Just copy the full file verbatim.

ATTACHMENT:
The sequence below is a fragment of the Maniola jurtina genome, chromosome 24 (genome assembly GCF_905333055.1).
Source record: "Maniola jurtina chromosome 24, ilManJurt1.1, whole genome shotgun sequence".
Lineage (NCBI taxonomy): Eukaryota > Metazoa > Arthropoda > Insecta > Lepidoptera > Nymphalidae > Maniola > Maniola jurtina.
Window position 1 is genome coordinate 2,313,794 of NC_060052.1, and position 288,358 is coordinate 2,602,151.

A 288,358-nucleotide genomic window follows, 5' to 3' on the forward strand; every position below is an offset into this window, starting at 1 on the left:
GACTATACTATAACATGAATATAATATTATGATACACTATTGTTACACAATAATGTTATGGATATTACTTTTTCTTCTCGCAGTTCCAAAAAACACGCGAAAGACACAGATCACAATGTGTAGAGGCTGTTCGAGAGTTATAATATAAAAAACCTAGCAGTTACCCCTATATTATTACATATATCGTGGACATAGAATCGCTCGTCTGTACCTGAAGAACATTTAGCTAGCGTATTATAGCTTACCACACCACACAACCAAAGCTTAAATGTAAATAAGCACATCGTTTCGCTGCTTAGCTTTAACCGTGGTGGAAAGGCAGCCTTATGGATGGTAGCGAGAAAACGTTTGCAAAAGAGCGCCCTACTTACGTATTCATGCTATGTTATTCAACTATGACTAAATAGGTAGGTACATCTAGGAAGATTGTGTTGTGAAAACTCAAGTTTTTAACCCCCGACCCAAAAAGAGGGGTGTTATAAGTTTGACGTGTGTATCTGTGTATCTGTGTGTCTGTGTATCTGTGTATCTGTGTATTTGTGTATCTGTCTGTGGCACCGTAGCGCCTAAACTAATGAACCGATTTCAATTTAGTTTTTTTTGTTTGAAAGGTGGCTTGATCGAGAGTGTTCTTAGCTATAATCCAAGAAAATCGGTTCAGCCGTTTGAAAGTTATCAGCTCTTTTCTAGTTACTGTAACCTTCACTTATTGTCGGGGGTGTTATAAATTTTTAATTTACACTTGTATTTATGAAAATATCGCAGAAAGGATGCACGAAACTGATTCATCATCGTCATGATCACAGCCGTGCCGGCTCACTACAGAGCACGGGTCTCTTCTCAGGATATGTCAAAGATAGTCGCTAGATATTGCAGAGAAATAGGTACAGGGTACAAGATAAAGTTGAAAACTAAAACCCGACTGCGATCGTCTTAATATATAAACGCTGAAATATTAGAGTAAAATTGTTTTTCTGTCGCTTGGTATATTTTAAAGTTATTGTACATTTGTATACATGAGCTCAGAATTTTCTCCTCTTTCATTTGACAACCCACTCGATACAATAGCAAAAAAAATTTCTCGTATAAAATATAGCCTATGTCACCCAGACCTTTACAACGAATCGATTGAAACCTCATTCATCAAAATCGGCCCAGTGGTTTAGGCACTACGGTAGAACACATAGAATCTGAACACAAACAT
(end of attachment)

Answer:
The sequence below is a fragment of the Maniola jurtina genome, chromosome 24 (genome assembly GCF_905333055.1).
Source record: "Maniola jurtina chromosome 24, ilManJurt1.1, whole genome shotgun sequence".
Lineage (NCBI taxonomy): Eukaryota > Metazoa > Arthropoda > Insecta > Lepidoptera > Nymphalidae > Maniola > Maniola jurtina.
Window position 1 is genome coordinate 2,313,794 of NC_060052.1, and position 288,358 is coordinate 2,602,151.

A 288,358-nucleotide genomic window follows, 5' to 3' on the forward strand; every position below is an offset into this window, starting at 1 on the left:
GACTATACTATAACATGAATATAATATTATGATACACTATTGTTACACAATAATGTTATGGATATTACTTTTTCTTCTCGCAGTTCCAAAAAACACGCGAAAGACACAGATCACAATGTGTAGAGGCTGTTCGAGAGTTATAATATAAAAAACCTAGCAGTTACCCCTATATTATTACATATATCGTGGACATAGAATCGCTCGTCTGTACCTGAAGAACATTTAGCTAGCGTATTATAGCTTACCACACCACACAACCAAAGCTTAAATGTAAATAAGCACATCGTTTCGCTGCTTAGCTTTAACCGTGGTGGAAAGGCAGCCTTATGGATGGTAGCGAGAAAACGTTTGCAAAAGAGCGCCCTACTTACGTATTCATGCTATGTTATTCAACTATGACTAAATAGGTAGGTACATCTAGGAAGATTGTGTTGTGAAAACTCAAGTTTTTAACCCCCGACCCAAAAAGAGGGGTGTTATAAGTTTGACGTGTGTATCTGTGTATCTGTGTGTCTGTGTATCTGTGTATCTGTGTATTTGTGTATCTGTCTGTGGCACCGTAGCGCCTAAACTAATGAACCGATTTCAATTTAGTTTTTTTTGTTTGAAAGGTGGCTTGATCGAGAGTGTTCTTAGCTATAATCCAAGAAAATCGGTTCAGCCGTTTGAAAGTTATCAGCTCTTTTCTAGTTACTGTAACCTTCACTTATTGTCGGGGGTGTTATAAATTTTTAATTTACACTTGTATTTATGAAAATATCGCAGAAAGGATGCACGAAACTGATTCATCATCGTCATGATCACAGCCGTGCCGGCTCACTACAGAGCACGGGTCTCTTCTCAGGATATGTCAAAGATAGTCGCTAGATATTGCAGAGAAATAGGTACAGGGTACAAGATAAAGTTGAAAACTAAAACCCGACTGCGATCGTCTTAATATATAAACGCTGAAATATTAGAGTAAAATTGTTTTTCTGTCGCTTGGTATATTTTAAAGTTATTGTACATTTGTATACATGAGCTCAGAATTTTCTCCTCTTTCATTTGACAACCCACTCGATACAATAGCAAAAAAAATTTCTCGTATAAAATATAGCCTATGTCACCCAGACCTTTACAACGAATCGATTGAAACCTCATTCATCAAAATCGGCCCAGTGGTTTAGGCACTACGGTAGAACACATAGAATCTGAACACAAACAT